A strange vaccine-related phenomenon spotted at the start of the 2009 flu pandemic may well have been real, a new study suggests.
Canadian researchers noticed in the early weeks of the pandemic that people who got a flu shot for the 2008-2009 winter seemed to be more likely to get infected with the pandemic virus than people who hadn’t received a flu shot.
Five studies done in several provinces showed the same puzzling and unsettling results. But initially research outside of Canada did not, and the effect was dismissed as “the Canadian problem.”
News of the unexpected findings broke at a time when countries in North America and parts of Europe were getting ready to start vaccinating their populations against the pandemic virus.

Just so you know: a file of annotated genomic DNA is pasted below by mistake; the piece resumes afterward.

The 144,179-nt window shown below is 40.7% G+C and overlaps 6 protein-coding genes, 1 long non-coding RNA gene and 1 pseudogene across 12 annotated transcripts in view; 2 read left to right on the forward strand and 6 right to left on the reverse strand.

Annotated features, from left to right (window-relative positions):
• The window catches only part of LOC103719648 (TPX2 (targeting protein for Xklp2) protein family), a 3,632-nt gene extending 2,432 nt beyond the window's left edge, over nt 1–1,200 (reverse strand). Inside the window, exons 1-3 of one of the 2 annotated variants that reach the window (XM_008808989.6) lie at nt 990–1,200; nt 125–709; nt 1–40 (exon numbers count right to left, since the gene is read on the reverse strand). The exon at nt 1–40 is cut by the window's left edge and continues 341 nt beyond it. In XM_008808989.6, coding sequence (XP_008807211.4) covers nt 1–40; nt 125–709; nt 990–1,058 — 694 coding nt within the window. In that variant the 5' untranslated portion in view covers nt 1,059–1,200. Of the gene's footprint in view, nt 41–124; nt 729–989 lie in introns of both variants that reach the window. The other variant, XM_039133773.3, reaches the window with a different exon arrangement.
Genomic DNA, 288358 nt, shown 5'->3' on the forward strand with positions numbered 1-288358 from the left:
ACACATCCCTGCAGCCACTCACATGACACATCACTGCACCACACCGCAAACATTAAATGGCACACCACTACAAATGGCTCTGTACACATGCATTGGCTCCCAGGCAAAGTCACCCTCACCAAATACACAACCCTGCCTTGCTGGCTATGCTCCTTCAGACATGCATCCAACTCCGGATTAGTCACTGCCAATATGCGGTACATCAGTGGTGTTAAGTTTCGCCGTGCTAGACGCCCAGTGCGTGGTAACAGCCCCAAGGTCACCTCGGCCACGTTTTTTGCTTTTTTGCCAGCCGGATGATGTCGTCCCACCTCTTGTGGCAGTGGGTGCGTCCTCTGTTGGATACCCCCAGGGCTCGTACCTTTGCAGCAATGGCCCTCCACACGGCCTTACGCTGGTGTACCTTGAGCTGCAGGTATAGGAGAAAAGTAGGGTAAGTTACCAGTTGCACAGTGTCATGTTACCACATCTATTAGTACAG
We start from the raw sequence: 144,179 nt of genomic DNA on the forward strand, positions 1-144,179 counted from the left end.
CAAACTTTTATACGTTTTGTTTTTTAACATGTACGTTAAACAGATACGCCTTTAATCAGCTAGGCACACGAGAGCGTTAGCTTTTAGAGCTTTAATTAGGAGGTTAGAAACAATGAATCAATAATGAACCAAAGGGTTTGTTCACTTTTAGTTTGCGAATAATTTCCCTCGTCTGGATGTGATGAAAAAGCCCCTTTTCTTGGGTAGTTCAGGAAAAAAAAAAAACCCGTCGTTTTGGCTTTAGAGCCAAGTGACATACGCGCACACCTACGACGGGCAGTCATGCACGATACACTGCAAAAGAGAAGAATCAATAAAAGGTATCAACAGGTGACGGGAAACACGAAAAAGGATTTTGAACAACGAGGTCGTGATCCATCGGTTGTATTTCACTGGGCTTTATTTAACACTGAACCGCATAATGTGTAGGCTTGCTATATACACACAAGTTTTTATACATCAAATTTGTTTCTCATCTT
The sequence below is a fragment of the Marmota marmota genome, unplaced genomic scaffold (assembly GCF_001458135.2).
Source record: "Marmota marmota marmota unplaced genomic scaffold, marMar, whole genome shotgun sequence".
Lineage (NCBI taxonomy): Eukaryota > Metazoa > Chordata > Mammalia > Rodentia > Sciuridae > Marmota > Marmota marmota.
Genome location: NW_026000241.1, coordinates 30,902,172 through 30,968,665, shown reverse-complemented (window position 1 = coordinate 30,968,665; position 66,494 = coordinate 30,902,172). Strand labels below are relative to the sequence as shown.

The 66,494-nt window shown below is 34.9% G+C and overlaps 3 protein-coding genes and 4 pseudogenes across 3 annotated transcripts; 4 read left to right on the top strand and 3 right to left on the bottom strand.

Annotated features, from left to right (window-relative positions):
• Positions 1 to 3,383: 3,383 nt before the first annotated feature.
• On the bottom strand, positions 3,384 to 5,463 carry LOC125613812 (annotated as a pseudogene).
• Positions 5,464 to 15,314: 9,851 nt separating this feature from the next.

Some jurisdictions were also trying to figure out whether to offer the seasonal flu vaccine they had purchased — similar to the 2008-2009 shot — along with the pandemic vaccine, in case the seasonal flu viruses continued to circulate. Quebec opted not to offer the seasonal vaccine because of the concerns raised by the studies.
Many people in the flu research and public health communities found the whole event unhelpful, and many rejected the findings. Some suggested if there was a problem, it might have been with the flu vaccine used in Canada, because the problem wasn’t seen elsewhere.
But a new study suggests the findings may indeed have been real.Click through to the full report to learn more.